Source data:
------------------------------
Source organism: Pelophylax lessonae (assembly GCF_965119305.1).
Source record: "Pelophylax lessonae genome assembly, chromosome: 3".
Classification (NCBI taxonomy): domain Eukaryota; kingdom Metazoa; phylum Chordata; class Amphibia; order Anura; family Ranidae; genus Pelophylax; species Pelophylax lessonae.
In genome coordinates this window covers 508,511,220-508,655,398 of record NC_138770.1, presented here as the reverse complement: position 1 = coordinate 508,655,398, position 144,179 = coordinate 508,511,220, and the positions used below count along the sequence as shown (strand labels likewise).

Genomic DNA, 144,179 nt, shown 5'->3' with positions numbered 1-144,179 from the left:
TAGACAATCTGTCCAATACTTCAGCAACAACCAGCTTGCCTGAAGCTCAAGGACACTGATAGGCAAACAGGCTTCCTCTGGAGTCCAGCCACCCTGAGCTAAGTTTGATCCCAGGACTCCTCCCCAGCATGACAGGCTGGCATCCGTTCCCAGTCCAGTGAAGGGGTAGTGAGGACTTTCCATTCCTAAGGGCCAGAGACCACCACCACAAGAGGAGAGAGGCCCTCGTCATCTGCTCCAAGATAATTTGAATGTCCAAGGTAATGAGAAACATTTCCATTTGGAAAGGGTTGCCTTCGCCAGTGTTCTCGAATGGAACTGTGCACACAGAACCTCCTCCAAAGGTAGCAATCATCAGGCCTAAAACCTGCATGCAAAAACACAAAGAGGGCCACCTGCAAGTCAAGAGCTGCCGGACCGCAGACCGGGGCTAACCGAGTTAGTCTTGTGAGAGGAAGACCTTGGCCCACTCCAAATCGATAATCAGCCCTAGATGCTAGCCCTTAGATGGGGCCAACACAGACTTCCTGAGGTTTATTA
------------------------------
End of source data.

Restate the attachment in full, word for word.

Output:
Source organism: Pelophylax lessonae (assembly GCF_965119305.1).
Source record: "Pelophylax lessonae genome assembly, chromosome: 3".
Classification (NCBI taxonomy): domain Eukaryota; kingdom Metazoa; phylum Chordata; class Amphibia; order Anura; family Ranidae; genus Pelophylax; species Pelophylax lessonae.
In genome coordinates this window covers 508,511,220-508,655,398 of record NC_138770.1, presented here as the reverse complement: position 1 = coordinate 508,655,398, position 144,179 = coordinate 508,511,220, and the positions used below count along the sequence as shown (strand labels likewise).

Genomic DNA, 144,179 nt, shown 5'->3' with positions numbered 1-144,179 from the left:
TAGACAATCTGTCCAATACTTCAGCAACAACCAGCTTGCCTGAAGCTCAAGGACACTGATAGGCAAACAGGCTTCCTCTGGAGTCCAGCCACCCTGAGCTAAGTTTGATCCCAGGACTCCTCCCCAGCATGACAGGCTGGCATCCGTTCCCAGTCCAGTGAAGGGGTAGTGAGGACTTTCCATTCCTAAGGGCCAGAGACCACCACCACAAGAGGAGAGAGGCCCTCGTCATCTGCTCCAAGATAATTTGAATGTCCAAGGTAATGAGAAACATTTCCATTTGGAAAGGGTTGCCTTCGCCAGTGTTCTCGAATGGAACTGTGCACACAGAACCTCCTCCAAAGGTAGCAATCATCAGGCCTAAAACCTGCATGCAAAAACACAAAGAGGGCCACCTGCAAGTCAAGAGCTGCCGGACCGCAGACCGGGGCTAACCGAGTTAGTCTTGTGAGAGGAAGACCTTGGCCCACTCCAAATCGATAATCAGCCCTAGATGCTAGCCCTTAGATGGGGCCAACACAGACTTCCTGAGGTTTATTA